Arianna Togelang, ’22, spent the summer of 2019 in Thailand helping Stanford Management Science and Engineering Professor Charles Eesley conduct research on entrepreneurship.
After returning, Togelang continued working as a research assistant on the project, where she analyzed the data collected to see what variables play a role in a start-up’s success or failure.
As part of the ongoing research, would-be entrepreneurs enrolled in a 12-week training program facilitated by Eesley and his team, including postdoctoral researcher Zhuoxuan Li. Togelang tested whether the timeliness of someone’s participation in the program—whether they turned in assignments as they were due or instead waited to complete them all at once before the course ended—had any correlation with their ability to secure investors.
“I realized that when we were watching the pitches, a lot of the people that didn’t do so well had backlogged all of their assignments,” she explains. “So I decided to perform another regression.”
In fact, timeliness was correlated with better pitching outcomes, which suggests that providing hard—rather than recommended—deadlines each week might be more beneficial for participants who would otherwise be inclined to procrastinate.
“She took the initiative to do that additional data analysis,” Eesley says of Togelang. “She was tremendously helpful on multiple fronts.”
Eesley, whose research focuses on the role of the institutional and university environment in high-growth, technology entrepreneurship, has a series of projects studying entrepreneurial outcomes in emerging economies, including in Thailand and China. Togelang and other undergraduate students have taken part in his research through both the King Center’s summer and academic year research assistant programs, which supports students for their work with King Center-affiliated faculty on projects that have real-world impact.
Togelang, a student majoring in economics and human rights, was already interested in entrepreneurship when she signed on to work with Eesley, but she says the research “definitely pointed me more toward that direction.”
“I cannot speak more highly of the entire King Center program and working with Chuck,” she says. “It was such an incredible learning opportunity.”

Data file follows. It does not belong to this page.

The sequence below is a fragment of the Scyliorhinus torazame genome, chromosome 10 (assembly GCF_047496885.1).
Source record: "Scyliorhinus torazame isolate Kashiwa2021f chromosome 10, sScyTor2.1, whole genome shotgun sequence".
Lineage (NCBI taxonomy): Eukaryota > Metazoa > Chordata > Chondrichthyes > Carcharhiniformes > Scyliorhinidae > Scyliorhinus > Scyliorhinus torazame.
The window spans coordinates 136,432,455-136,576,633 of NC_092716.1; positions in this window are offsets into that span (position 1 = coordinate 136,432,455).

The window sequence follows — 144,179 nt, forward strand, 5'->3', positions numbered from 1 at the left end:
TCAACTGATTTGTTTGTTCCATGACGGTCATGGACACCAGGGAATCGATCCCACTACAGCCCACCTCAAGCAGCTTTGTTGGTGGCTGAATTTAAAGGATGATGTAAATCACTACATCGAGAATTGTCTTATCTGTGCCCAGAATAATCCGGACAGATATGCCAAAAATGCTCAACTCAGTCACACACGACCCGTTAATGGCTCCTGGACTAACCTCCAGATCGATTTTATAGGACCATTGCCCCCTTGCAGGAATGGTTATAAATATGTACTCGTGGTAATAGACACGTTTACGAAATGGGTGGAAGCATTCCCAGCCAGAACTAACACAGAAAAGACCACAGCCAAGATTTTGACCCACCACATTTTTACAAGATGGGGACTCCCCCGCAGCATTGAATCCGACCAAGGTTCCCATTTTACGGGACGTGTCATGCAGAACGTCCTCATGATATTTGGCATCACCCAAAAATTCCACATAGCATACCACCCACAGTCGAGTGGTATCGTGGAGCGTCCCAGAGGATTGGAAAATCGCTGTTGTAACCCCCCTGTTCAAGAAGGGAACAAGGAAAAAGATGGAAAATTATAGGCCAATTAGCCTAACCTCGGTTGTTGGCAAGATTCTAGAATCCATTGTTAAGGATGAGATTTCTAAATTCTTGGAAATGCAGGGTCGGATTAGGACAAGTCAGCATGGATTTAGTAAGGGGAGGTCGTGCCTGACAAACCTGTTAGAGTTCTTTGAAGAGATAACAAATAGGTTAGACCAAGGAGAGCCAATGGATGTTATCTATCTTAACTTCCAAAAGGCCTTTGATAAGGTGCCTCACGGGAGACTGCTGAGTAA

Another of Eesley’s projects examined the impact of Silicon Valley-based start-up accelerators on nearly 2,000 companies between 2005 and 2018. Accelerators are on the rise around the world, offering entrepreneurs a sense of community, usually facilitated through a co-working space, access to funding, educational offerings, and mentorship. As part of the center’s Academic Year Research Assistant Program, Alexander Ke, BS ’21, MS ’22, worked closely with PhD candidate Tyler Whittle, who is part of Eesley’s research team, to see how the composition of accelerator cohorts—the diversity of the founders (their role and gender), the types of industries represented, and the geographic locations of the businesses—affected start-up performance.
Ultimately, Ke, Whittle, and other researchers discovered in the data that industry and geographic diversity have a negative impact on performance, perhaps because the founders weren’t able to meet in person (pre-COVID-19) to discuss ideas and didn’t know enough about each other’s businesses to offer meaningful feedback. On the question of gender, the data showed that start-ups with women leaders benefit from having other women in the cohort.
The team studied Silicon Valley accelerators because they have been around long enough to produce meaningful results, but the findings will be helpful in developing countries as well. Before beginning the research, Whittle traveled to Bangkok with Eesley to study innovation there.
“The accelerator model pioneered in Silicon Valley is almost identical in developing countries,” Whittle says. “We believe the findings we generate on cohort composition will extend well to developing countries.”
For Ke, who is studying computer science and statistics, the experience was a unique opportunity to apply his data skills to a social science arena.
“It got me interested in the analytical part of social science,” he says.
Eesley’s work, which includes studying blockchain start-ups in China and how entrepreneurship might benefit refugee communities around the world, aligns with the King Center’s goal of stimulating research on development in low- and middle-income countries.
“Entrepreneurship is a key driver of economic growth and job creation, but resources for entrepreneurial skill development tend to be less available in emerging economic environments,” Eesley says. “That’s where these projects come in.”
For Eesley, a former entrepreneur himself, the goal is to expand access to the skills that make entrepreneurship possible—that’s what drove him to study and teach entrepreneurship in the first place.
“I realized that a lot of the knowledge about how to be an entrepreneur and successfully go through that process was locked up in a small group of people largely in Silicon Valley and other entrepreneurial hot spots,” he explains. “I wanted to extend that knowledge to a broader group of people.”